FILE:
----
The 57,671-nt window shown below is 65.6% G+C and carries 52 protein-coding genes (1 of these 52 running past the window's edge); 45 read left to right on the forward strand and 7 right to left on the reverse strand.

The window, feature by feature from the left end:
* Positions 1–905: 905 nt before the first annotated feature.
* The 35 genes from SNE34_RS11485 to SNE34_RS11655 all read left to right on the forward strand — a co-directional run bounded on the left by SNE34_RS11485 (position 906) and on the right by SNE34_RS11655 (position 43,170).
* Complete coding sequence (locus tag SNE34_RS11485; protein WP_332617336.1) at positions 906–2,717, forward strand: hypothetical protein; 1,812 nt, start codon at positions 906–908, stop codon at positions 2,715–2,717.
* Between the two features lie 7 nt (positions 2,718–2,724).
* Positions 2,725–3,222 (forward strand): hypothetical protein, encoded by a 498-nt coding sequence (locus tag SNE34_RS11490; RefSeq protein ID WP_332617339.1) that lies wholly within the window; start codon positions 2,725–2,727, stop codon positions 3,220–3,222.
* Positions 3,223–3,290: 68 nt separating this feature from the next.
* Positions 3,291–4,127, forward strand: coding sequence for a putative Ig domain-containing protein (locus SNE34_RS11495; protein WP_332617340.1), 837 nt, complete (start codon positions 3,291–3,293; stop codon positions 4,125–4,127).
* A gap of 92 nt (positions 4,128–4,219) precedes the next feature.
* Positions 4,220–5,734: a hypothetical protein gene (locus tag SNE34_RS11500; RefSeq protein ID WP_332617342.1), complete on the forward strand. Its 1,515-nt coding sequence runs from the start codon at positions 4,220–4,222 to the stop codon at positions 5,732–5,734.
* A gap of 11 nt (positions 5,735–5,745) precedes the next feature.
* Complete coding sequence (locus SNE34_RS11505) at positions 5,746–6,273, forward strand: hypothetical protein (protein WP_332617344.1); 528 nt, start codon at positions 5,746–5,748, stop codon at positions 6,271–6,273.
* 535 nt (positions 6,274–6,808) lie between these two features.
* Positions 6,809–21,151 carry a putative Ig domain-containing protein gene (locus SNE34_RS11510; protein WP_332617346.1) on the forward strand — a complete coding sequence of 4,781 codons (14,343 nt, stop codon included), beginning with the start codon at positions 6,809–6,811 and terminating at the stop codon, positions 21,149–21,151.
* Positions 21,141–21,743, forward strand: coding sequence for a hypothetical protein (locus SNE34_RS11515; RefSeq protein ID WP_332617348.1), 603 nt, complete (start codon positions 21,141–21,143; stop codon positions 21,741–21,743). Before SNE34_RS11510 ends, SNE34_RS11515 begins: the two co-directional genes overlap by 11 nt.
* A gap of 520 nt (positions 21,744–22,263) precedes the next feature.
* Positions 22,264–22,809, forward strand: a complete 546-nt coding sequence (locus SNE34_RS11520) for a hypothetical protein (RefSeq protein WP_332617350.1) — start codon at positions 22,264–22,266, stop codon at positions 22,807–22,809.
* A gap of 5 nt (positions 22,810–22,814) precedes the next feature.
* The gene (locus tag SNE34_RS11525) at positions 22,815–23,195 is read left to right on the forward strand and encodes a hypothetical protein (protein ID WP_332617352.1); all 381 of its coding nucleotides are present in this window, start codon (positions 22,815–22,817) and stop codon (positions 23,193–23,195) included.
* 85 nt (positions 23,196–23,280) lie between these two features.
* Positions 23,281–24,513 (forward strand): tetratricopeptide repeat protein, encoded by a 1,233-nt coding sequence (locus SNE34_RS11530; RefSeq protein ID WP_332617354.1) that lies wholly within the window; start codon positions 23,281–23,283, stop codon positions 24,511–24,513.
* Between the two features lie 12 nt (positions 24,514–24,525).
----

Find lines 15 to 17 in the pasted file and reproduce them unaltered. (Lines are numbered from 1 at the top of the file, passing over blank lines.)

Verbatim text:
* Positions 6,809–21,151 carry a putative Ig domain-containing protein gene (locus SNE34_RS11510; protein WP_332617346.1) on the forward strand — a complete coding sequence of 4,781 codons (14,343 nt, stop codon included), beginning with the start codon at positions 6,809–6,811 and terminating at the stop codon, positions 21,149–21,151.
* Positions 21,141–21,743, forward strand: coding sequence for a hypothetical protein (locus SNE34_RS11515; RefSeq protein ID WP_332617348.1), 603 nt, complete (start codon positions 21,141–21,143; stop codon positions 21,741–21,743). Before SNE34_RS11510 ends, SNE34_RS11515 begins: the two co-directional genes overlap by 11 nt.
* A gap of 520 nt (positions 21,744–22,263) precedes the next feature.